What’s also really important is to work closely with other people. I think that if you want success, it’s good to work collectively. Through a society such as SACEM, you can meet other creators. And not only French or local ones. Thanks to our international footprint, we're able to make relationships between different creators across borders.
What’s one common mistake you’ve seen songwriters make and how can they avoid it?
I think a common mistake is to think that they know everything—especially the legal side of things. If you're smart, you’ll work with a legal expert to make sure you understand your options for your publishing rights and the expectation of the rights of your catalog. A legal expert can help you preserve your interests.
What is the most important thing for songwriters to understand when working on something where multiple other writers are involved? The most important thing is to know what is the split between them. That's key. Say there are four in the studio…but it may not be an equal split. One person may be the beat maker, and the other just does the intro. Sometimes you may have 20 or 30 creators involved in a song, if sample are included. So you need to find a common agreement between the creators. As soon as there is an agreement, at least on our platform, you can register and say, "Okay, my share is that."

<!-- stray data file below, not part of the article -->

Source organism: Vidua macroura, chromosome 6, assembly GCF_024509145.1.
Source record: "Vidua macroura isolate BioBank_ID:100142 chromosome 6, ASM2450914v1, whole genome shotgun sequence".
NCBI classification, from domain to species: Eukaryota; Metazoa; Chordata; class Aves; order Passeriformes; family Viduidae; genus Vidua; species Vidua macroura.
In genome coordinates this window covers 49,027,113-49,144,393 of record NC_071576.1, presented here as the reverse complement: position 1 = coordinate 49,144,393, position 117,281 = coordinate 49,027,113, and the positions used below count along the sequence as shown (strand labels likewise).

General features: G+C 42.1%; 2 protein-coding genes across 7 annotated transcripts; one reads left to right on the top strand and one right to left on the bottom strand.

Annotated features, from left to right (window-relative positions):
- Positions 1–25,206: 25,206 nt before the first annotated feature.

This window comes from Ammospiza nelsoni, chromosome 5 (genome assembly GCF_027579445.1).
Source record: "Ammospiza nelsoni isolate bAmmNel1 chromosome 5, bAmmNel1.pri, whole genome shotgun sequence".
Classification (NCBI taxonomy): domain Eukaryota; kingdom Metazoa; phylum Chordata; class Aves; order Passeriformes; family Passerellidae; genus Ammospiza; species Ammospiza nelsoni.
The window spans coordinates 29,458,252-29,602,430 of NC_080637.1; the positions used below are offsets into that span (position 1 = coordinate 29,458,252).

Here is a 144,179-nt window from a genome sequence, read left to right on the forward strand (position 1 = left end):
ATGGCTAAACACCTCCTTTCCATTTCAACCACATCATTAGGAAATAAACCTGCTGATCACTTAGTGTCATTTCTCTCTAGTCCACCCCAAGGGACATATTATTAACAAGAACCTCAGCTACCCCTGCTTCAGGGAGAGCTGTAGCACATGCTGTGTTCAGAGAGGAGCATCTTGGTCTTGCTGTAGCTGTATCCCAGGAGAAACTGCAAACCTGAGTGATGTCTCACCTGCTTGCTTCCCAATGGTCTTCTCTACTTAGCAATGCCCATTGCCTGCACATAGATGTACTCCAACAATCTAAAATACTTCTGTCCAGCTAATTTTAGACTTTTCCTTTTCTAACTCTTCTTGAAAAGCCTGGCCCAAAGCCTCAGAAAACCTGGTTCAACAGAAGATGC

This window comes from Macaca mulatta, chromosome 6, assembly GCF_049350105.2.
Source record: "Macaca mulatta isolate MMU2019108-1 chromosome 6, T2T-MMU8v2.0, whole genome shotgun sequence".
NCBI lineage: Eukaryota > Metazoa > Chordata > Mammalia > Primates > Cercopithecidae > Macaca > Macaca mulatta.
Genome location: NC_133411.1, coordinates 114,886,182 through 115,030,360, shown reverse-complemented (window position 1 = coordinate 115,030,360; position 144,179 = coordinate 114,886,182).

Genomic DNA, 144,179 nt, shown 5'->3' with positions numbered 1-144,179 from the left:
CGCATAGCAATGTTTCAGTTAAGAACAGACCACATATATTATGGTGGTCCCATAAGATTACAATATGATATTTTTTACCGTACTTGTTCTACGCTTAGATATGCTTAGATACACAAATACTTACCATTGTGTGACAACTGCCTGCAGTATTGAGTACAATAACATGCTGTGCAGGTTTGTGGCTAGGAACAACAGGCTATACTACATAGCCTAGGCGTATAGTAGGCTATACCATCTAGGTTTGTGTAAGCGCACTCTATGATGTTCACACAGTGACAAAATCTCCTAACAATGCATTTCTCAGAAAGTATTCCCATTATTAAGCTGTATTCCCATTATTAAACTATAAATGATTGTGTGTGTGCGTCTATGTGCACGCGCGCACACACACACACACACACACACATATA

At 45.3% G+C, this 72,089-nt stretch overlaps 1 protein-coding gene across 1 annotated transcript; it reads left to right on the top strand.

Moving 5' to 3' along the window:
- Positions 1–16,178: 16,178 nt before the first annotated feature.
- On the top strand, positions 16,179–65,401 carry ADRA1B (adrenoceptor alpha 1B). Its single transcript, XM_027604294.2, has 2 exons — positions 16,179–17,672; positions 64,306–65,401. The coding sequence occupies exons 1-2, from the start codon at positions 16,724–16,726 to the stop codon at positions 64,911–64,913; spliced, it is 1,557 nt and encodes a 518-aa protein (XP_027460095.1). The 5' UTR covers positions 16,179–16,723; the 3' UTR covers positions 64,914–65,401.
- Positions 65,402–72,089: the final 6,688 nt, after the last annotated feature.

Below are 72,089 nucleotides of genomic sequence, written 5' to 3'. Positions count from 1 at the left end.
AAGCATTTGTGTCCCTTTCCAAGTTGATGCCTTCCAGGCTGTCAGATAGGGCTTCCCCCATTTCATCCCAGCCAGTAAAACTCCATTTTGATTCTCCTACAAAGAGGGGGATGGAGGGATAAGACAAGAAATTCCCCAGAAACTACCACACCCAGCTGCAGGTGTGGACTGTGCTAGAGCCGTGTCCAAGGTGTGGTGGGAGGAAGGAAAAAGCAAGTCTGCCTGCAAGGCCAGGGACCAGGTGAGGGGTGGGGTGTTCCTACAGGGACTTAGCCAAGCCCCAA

How does SACEM work with Spotify?
Our relationship with Spotify enables us to collect and distribute royalties. There is a lot of data exchange between us, and I think that one of our common goals is to enhance the quality of the data, so that we can properly identify all streams across the platform. That's what really matters because we don't want to have all these matched royalties, and not know where to distribute them.
We also work together to process the data quickly. Because the second goal, for me, is to distribute earnings as fast as possible. Especially during these recent difficult periods, a lot of creators need this money to live. So in summary: accurate data, processed as fast as possible—that’s how we work with Spotify.
Why do you think the advocacy work SACEM does is important?
I will say there are two aspects of advocacy for me. The first one is advocacy at a European level, because, as a French CMO, we are subject to European rules. So it's very important that the fundamentals of SACEM are promoted and protected. We don't want to lose protection for our members.
Another important aspect of our advocacy work, that I'm very proud of, is what we do on a very young education level: promoting music in schools. Thanks to a partnership called Orchestra at School, we show how music is key from both an educational point of view and a social point of view. We teach students the importance of music, and by creating this orchestra, we are developing a social link between children that may have much more in common.
How can songwriters interested in SACEM become a member?
It's super easy. Through our portal and with five clicks, you become a member. You have to upload just one proof of work, and that's all.